Home Ranges and Group-territoriality in Chowchillas
99(4) 280 - 290
AbstractSummary: Chowchillas live year-round in groups of 2-5 birds, cooperate in territory defence and forage in groups. This study of social behaviour, territory defence and home range use was facilitated by the use of radio-telemetry. A single bird in each of five groups was fitted with a radio-transmitter to locate birds that are otherwise difficult to find in the rainforest. Two groups were tracked for 10-24 months so that seasonal changes in home range use could be investigated, while five groups were followed for two months to examine interactions between neighbouring groups. Different methods of representing home ranges and patterns of utilisation were compared. The home ranges of Chowchillas were found to be substantially larger than the areas that they defended from neighbouring groups, and there was considerable overlap in the home ranges of neighbouring groups. Chowchillas shifted their favoured foraging areas from season to season, tending to avoid areas where they had recently foraged. Home ranges of neighbouring groups encroached very little on the favoured foraging areas of other groups and territories were also virtually non-overlapping. These findings have implications for other studies of group-territorial birds where areas of use are commonly estimated from defended areas. As found in other studies of group-territorial birds, home range size increased with group size. Chowchillas provide an ideal opportunity for examining the costs and benefits of group-territoriality since they appear not to be cooperative breeders, unlike most other known group-territorial species.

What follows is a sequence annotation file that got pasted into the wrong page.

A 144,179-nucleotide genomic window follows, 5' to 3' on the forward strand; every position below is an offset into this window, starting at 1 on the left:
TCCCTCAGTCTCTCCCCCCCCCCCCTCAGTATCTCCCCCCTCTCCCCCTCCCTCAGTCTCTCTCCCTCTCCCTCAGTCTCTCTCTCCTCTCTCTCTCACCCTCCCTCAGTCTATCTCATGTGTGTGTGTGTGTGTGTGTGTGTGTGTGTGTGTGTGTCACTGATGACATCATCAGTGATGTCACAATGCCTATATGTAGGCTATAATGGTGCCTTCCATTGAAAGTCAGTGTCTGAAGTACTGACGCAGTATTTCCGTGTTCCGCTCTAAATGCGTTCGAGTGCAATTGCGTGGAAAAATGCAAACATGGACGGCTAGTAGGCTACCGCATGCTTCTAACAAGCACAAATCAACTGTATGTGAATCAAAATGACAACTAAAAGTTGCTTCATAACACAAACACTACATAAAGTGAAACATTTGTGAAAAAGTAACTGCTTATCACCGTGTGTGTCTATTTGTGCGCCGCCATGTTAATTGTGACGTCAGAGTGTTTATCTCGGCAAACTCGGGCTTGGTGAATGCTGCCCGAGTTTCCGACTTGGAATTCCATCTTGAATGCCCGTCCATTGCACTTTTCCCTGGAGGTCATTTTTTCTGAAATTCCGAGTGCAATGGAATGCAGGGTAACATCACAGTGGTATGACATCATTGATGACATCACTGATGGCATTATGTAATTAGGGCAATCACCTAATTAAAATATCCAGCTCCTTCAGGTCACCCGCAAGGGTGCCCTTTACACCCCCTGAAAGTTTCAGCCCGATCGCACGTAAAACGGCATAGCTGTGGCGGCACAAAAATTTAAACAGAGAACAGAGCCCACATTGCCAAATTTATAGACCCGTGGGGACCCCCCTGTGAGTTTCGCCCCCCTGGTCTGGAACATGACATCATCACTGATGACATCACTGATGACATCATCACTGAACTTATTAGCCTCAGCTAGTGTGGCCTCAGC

© Royal Australian Ornithologists Union 1999